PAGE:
“I roamed the countryside searching for answers to things I did not understand. Why shells existed on the tops of mountains along with the imprints of coral and plants and seaweed usually found in the sea. Why the thunder lasts a longer time than that which causes it, and why immediately on its creation the lightning becomes visible to the eye while thunder requires time to travel. How the various circles of water form around the spot which has been struck by a stone, and why a bird sustains itself in the air. These questions and other strange phenomena engage my thought throughout my life.” –

Leonardo da Vinci (1452-1519)

It is fair to say that Leonardo da Vinci was one of the greatest minds in our history. His thinking was well ahead of its time and spawned many advances in science, art, and technology. Da Vinci had a burning curiosity to understand how things worked. Through trial and error he applied a high degree of critical thinking to understand and appreciate his observations of the world around him. (How to think like Leonardo da Vinci).

Curiosity may be defined as a desire to know, to see, or to experience that motivates exploratory behaviour directed towards the acquisition of new information (Litman 2005). Curiosity is defined as: A strong desire to know or learn something – Oxford Dictionary

In the case of Leonardo da Vinci this curiosity was a burning hunger to find the answer to all of the questions that perplexed him, and unlike most people this hunger stayed with him until the end of his life.

Was Leonardo da Vinci a freak of nature or can developing a curious mind help you to think the way he did?

Was it curiosity which killed the cat? – The curious child

How Many Questions Do Children Ask In A Day?

“If a child stays curious then he will continue to explore and discover”

Dr. Bruce D. Perry, M.D., Ph.D

Do we not ask as many questions as adults because we know more about the world, and therefore do not need to ask as many questions, or is it that we don’t maintain our curiosity because “life” gets in the way, and the obstacles of life lead us along the common path of life, to do ‘what is expected’?

Do we not ask as many questions because we are taught not to? Is it just easier for most to walk along the already worn path?

“Two roads diverged in the woods, and I took the road less travelled”

I think we all need a pep talk – ‘Robert Frost’ by Kid President

Robby Novak (Kid President) – Obviously Robby is a boy who exercises his curiosity; he thinks about the world and how it could be a better place. He talks about following one’s dreams, not giving up, and not following along the same ‘boring’ path, but instead taking ‘the road less travelled’.

What are the blockers of curiosity? According to Dr Bruce Perry there are three common ways adults restrict or crush children’s natural curiosity: 1) fear, 2) disapproval and 3) absence. http://teacher.scholastic.com/professional/bruceperry/curiosity.htm

Fear

“You’ll never come up with anything original — if you’re not prepared to be wrong.”

– Sir Ken Robinson

“Fear kills curiosity”. Children lose their curiosity and like for novelty when their environment is unsafe or chaotic. In these situations children tend to play it safe – staying within comfort zones, and are reluctant to explore. “Children impacted by war, natural disasters, family distress, or violence all have their curiosity crushed”.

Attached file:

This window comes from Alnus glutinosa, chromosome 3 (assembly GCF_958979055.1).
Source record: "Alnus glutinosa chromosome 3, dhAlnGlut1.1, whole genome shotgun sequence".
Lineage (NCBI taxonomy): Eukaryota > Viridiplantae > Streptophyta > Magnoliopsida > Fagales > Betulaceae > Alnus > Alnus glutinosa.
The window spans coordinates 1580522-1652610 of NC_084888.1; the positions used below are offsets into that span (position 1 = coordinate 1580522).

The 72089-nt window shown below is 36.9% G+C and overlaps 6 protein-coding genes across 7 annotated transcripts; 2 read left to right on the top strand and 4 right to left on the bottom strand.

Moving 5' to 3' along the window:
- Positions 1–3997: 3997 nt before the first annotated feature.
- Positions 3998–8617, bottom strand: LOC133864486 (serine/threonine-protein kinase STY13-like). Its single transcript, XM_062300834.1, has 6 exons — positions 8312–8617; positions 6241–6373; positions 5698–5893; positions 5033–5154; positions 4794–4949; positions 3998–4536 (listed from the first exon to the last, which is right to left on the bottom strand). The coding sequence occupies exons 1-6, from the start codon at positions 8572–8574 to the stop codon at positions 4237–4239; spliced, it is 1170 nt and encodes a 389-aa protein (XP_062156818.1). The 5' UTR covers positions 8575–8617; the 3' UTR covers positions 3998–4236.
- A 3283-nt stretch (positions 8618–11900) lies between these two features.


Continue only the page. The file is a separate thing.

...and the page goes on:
Disapproval

“Don’t touch. Don’t climb. Don’t yell. Don’t take that apart. Don’t get dirty. Don’t. Don’t. Don’t.”

Children sense and respond to our fears, biases, and attitudes. If we convey a sense of disgust at the mud on their shoes and the slime on their hands, their discovery of tadpoles will be diminished.

Absence

“No, use the method of the grandmother……… Well, what you’ve got to do is stand behind them and admire them all the time. Just say to them, ‘That’s cool. That’s fantastic. What is that? Can you do that again? Can you show me some more?”

Sugata Mitra: The child-driven education

The presence of a caring, invested adult provides two things essential for optimal exploration: 1) a sense of safety from which to set out to discover new things and 2) the capacity to share the discovery and, thereby, get the pleasure and reinforcement from that discovery.

Studies of children in the learning environment have shown a positive correlation between consistent feedback and increased curiosity (Loewenstein 1994). Goodwin (2014) cites a 1976 study (Moore & Bulbulian) in which 40 pre-schoolers were more apt to be curious and explore their surrounding when in the presence of a friendly and supportive adult, and less inclined to do so when in the company of a critical and aloof adult, and Robinson (2006) states that children will take a chance if they are not frightened of being wrong.

Decline in curiosity and creative thinking

There is a positive link between curiosity and creativity (Vidler, 1977 cited by Piccone 1999), and like with Leonardo da Vinci the more creative a person is the more they are able to think up original questions, and in turn the desire to find answers and solutions to these questions drives further curiosity. Südhof (2014) goes as far to suggest that the best predictor of a person’s success is how “innately curious” they are. Hoffman (1998 cited by Piccone 1999) identifies curiosity as a major motivator of great accomplishments, reporting intellectual curiosity as the highest rated motivating factor for doctors since the 1920’s. Von Srumm et al (2012) suggests that curiosity predicts academic performance and that a “hungry mind” is a core determinant of individual differences in academic achievement. Goodwin (2014) further supports this with the research of Rain, Renolds, Venables, & Mednick (2002) in which a longitudinal study of 1,795 (11 year old) children indicated that the ‘more curious’ children scored on average 12 points higher on IQ tests that those who demonstrated ‘low curiosity’ traits.

Evidence suggests that children lose more of their curiosity the longer they stay in school (Englehard & Monsaas 1988 cited by Goodwin 2014). Kim (2011) cites the research of Gardner,(1982); Axtell, (1966); Kang,(1989); Marcon, (1995); Nash, (1974); Timmel, (2001); Torrance, (1977); Williams, (1976) which show that there is a drop in both curiosity and creativity when students start to learn socialization and conformity as part of their schooling, suggesting that the conventions of “how to behave” may be responsible in part for reducing, and perhaps even killing off these traits. She points out that there has also been a continual decline of the creative thinking of Americans since the 1990’s.